When you start a Burst or Schedule the “runtime” engine behind the scenes springs into life to co-ordinate all of the separate tasks that will be required to run and deliver your reports.
Each Burst within a Schedule is broken down into a series of requests, each of which is allocated to a processing Queue so that InfoBurst can throttle a large number of requests that are all made at the same time.
Bursts can be configured to run in a number of ways, either sequentially or in parallel and the resulting deliveries can either be done at the end or per document when content is available.
Once a request is allocated to a Queue and there is capacity available it will start running and InfoBurst will keep an eye on it to make sure it does not exceed any given time threshold (and if it does it will kill and restart the task).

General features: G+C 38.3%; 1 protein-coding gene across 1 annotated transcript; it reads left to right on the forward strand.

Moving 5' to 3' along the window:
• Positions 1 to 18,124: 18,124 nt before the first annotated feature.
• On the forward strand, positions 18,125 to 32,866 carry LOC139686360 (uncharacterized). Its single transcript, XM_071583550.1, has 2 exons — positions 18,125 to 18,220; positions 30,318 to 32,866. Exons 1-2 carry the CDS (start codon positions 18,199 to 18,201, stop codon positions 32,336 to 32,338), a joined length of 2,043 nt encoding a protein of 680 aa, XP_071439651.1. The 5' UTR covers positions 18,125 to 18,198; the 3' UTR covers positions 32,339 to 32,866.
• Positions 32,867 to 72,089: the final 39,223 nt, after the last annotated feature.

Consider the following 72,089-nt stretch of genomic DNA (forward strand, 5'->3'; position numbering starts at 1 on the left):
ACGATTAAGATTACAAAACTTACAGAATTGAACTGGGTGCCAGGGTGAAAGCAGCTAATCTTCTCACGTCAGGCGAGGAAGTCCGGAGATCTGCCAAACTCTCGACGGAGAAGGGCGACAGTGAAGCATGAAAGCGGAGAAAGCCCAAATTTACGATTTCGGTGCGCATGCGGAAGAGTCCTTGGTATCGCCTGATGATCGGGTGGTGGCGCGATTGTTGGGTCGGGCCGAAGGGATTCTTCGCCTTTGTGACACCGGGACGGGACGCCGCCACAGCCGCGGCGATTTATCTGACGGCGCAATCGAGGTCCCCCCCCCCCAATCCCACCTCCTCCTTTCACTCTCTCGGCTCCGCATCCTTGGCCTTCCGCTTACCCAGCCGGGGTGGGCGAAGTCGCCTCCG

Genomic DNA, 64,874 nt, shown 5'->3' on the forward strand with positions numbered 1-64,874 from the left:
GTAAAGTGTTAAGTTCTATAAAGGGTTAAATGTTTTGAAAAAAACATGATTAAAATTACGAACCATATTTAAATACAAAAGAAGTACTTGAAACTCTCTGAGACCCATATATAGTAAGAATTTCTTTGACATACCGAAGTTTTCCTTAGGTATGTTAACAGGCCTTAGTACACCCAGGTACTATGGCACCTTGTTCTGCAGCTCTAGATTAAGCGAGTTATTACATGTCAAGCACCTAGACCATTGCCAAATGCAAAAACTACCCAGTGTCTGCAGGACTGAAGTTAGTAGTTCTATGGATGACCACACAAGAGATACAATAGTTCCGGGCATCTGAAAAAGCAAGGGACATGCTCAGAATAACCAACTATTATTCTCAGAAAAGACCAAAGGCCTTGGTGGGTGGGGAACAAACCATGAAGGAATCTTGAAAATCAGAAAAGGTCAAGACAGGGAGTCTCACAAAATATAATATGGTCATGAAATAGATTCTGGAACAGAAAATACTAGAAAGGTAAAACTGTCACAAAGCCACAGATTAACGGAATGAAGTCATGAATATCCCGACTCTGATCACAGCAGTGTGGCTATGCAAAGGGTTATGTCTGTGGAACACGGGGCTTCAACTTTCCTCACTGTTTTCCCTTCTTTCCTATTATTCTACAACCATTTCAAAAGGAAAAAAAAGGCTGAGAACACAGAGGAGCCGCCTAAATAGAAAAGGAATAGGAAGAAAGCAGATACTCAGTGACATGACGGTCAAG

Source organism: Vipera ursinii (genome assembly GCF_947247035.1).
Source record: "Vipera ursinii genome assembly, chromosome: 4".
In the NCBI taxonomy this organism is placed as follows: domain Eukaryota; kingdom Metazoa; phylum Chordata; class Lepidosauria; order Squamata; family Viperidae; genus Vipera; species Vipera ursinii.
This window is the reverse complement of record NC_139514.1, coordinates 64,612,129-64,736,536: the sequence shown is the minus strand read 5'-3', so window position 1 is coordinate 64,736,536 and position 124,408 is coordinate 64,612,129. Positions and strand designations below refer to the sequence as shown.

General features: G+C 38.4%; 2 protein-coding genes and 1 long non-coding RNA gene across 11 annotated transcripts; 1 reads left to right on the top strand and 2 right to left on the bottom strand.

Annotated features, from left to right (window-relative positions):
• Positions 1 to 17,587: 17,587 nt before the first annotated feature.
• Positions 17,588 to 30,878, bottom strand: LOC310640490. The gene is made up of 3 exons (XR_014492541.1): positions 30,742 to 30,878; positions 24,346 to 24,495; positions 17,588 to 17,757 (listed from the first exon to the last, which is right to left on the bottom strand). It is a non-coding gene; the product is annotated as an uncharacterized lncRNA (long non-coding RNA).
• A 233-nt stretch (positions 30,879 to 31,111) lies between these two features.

Over the past year several large customers have been pushing the limits of what the runtime can handle and we have been making some core changes to both improve the throughput and the reliability when faced with tasks that abort or hang (especially when using the parallel processing mode).
The goal of the runtime is to run all tasks as quickly as possible and be able to recover if things go wrong so that there is no interruption of service.
Build 128 is a significant step forwards for the runtime and if you are a high volume site we would strongly recommend?an upgrade to this build.